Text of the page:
About Dave

Bio

David Troy is a serial technology entrepreneur. He started his first business at age 14 in 1986, and has been working in the information technology industry since then. In 1995 he founded ToadNet, a major regional Internet service provider near Baltimore, which he sold to Landmark Communications in 2004. He has been an active contributor to projects such as Asterisk and developed a large-scale distributed call-center technology and VOIP telephony systems for global technology companies. In 2007, David launched two side projects, Twittervision and Flickrvision, which were featured in the 2008 exhibition Design and the Elastic Mind at the Museum of Modern Art. Since then, David has been exploring projects in data visualization with his current company Roundhouse Technologies, which he founded in 2008 with partner Stephen Muirhead. David is also very active in the local technology scene in Baltimore and is a co-founder of Beehive Baltimore, the first coworking space in Baltimore. He is also cofounder of Baltimore Angels, an angel investing group specializing in early-stage information technology startups. In 2009, David also founded TEDxMidAtlantic, a conference dedicated to the power of ideas to change the world. He is 42 and lives in Baltimore, Maryland with his wife and two children. He is a certificated private pilot.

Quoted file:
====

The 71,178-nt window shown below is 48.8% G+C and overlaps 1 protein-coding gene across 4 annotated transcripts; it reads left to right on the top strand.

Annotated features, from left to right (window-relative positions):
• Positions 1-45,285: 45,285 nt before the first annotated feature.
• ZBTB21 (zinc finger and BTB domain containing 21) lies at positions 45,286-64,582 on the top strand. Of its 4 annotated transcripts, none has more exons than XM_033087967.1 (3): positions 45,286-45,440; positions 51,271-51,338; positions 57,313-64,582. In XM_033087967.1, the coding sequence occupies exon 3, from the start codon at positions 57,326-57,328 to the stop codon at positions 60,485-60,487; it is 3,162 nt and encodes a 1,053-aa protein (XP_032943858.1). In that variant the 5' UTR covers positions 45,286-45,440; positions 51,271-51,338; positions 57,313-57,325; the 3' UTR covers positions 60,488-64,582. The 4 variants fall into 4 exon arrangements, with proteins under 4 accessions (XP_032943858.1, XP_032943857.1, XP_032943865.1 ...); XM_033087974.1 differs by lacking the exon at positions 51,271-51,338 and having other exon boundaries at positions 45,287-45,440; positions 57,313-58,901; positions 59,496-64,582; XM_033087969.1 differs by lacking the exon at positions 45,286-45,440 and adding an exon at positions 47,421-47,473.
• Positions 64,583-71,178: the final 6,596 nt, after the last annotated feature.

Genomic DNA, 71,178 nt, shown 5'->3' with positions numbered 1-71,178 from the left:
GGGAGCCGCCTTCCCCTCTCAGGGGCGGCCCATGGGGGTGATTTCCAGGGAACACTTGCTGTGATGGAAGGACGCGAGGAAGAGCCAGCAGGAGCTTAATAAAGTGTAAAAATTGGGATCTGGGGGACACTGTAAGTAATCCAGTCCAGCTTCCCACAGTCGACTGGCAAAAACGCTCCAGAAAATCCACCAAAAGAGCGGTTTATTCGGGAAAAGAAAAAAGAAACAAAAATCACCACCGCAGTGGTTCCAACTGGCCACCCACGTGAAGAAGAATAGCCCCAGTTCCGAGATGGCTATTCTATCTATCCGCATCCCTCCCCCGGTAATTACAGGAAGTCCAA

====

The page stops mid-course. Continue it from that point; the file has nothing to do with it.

Languages

English, French, German

TED Conferences

TED2016, TEDActive 2015, TEDGlobal 2014, TEDActive 2014, TEDActive 2013, TEDGlobal 2012, TEDActive 2011, TEDGlobal 2010, TEDGlobal 2009

Areas of Expertise

Design, Art, entrepreneurship, Organizing People, Ruby

I'm passionate about

Design, entrepreneurship, self-actualization, effectuation

Talk to me about

Entrepreneurship, Baltimore, Place, Cities, Design

People don't know I'm good at

Cooking, flying, womens fashion

Favorite talks

Comments & conversations

155755
Dave Troy
Posted 7 months ago
Dave Troy: Social maps that reveal a city's intersections — and separations
Yes, in longer versions of this talk I make some of those suggestions. For this talk, I was allotted 6 minutes. My ideas are heavily influenced by thinking from Ethan Zuckerman (http://www.ethanzuckerman.com/blog/2008/04/25/homophily-serendipity-xenophilia/), Sandy Pentland (http://socialphysics.media.mit.edu) and others in the field. While I like to think I've contributed some original thinking around investigating cities specifically, all of our work is feeding on the work of others and advancing in step together.
155755
Dave Troy
Posted 7 months ago
Dave Troy: Social maps that reveal a city's intersections — and separations
I don't think there's any one right prescription. People can use this information how they like. Living different places is one action people can take, but so are visiting different neighborhoods, reading different news sources, following different social media accounts. I believe people usually don't fully realize just how isolated they are from other communities.
155755
Dave Troy
Posted 7 months ago
Dave Troy: Social maps that reveal a city's intersections — and separations